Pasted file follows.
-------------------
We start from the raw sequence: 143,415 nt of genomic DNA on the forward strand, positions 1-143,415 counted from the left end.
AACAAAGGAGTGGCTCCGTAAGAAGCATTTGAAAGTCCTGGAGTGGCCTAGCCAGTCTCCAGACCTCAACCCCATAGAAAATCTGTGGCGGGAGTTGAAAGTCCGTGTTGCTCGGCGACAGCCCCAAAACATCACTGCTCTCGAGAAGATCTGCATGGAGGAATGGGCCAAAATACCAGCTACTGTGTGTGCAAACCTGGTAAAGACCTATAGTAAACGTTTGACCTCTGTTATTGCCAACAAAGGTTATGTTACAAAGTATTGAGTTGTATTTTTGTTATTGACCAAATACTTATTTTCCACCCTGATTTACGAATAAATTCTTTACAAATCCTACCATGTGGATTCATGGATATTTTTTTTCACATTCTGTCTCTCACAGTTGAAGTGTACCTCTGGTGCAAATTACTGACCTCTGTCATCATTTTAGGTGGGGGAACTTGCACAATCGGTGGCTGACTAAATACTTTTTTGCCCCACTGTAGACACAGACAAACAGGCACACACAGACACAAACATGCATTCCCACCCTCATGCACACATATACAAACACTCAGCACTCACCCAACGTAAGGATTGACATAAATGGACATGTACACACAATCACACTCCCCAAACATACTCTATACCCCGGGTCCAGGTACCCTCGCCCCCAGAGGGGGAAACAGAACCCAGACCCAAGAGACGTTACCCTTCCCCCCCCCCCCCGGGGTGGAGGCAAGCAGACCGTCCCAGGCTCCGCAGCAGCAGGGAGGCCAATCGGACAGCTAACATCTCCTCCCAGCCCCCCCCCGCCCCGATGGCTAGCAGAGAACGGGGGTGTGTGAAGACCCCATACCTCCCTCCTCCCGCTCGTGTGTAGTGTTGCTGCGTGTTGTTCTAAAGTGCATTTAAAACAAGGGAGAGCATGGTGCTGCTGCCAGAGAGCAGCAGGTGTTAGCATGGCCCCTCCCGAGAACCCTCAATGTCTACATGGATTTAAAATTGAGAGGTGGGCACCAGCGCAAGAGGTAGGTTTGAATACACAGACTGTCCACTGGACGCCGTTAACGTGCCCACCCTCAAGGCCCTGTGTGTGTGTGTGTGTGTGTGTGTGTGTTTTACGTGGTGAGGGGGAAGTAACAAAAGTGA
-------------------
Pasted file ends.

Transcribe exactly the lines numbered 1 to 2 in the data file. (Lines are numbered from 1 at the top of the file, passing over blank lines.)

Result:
We start from the raw sequence: 143,415 nt of genomic DNA on the forward strand, positions 1-143,415 counted from the left end.
AACAAAGGAGTGGCTCCGTAAGAAGCATTTGAAAGTCCTGGAGTGGCCTAGCCAGTCTCCAGACCTCAACCCCATAGAAAATCTGTGGCGGGAGTTGAAAGTCCGTGTTGCTCGGCGACAGCCCCAAAACATCACTGCTCTCGAGAAGATCTGCATGGAGGAATGGGCCAAAATACCAGCTACTGTGTGTGCAAACCTGGTAAAGACCTATAGTAAACGTTTGACCTCTGTTATTGCCAACAAAGGTTATGTTACAAAGTATTGAGTTGTATTTTTGTTATTGACCAAATACTTATTTTCCACCCTGATTTACGAATAAATTCTTTACAAATCCTACCATGTGGATTCATGGATATTTTTTTTCACATTCTGTCTCTCACAGTTGAAGTGTACCTCTGGTGCAAATTACTGACCTCTGTCATCATTTTAGGTGGGGGAACTTGCACAATCGGTGGCTGACTAAATACTTTTTTGCCCCACTGTAGACACAGACAAACAGGCACACACAGACACAAACATGCATTCCCACCCTCATGCACACATATACAAACACTCAGCACTCACCCAACGTAAGGATTGACATAAATGGACATGTACACACAATCACACTCCCCAAACATACTCTATACCCCGGGTCCAGGTACCCTCGCCCCCAGAGGGGGAAACAGAACCCAGACCCAAGAGACGTTACCCTTCCCCCCCCCCCCCGGGGTGGAGGCAAGCAGACCGTCCCAGGCTCCGCAGCAGCAGGGAGGCCAATCGGACAGCTAACATCTCCTCCCAGCCCCCCCCCGCCCCGATGGCTAGCAGAGAACGGGGGTGTGTGAAGACCCCATACCTCCCTCCTCCCGCTCGTGTGTAGTGTTGCTGCGTGTTGTTCTAAAGTGCATTTAAAACAAGGGAGAGCATGGTGCTGCTGCCAGAGAGCAGCAGGTGTTAGCATGGCCCCTCCCGAGAACCCTCAATGTCTACATGGATTTAAAATTGAGAGGTGGGCACCAGCGCAAGAGGTAGGTTTGAATACACAGACTGTCCACTGGACGCCGTTAACGTGCCCACCCTCAAGGCCCTGTGTGTGTGTGTGTGTGTGTGTGTGTGTTTTACGTGGTGAGGGGGAAGTAACAAAAGTGA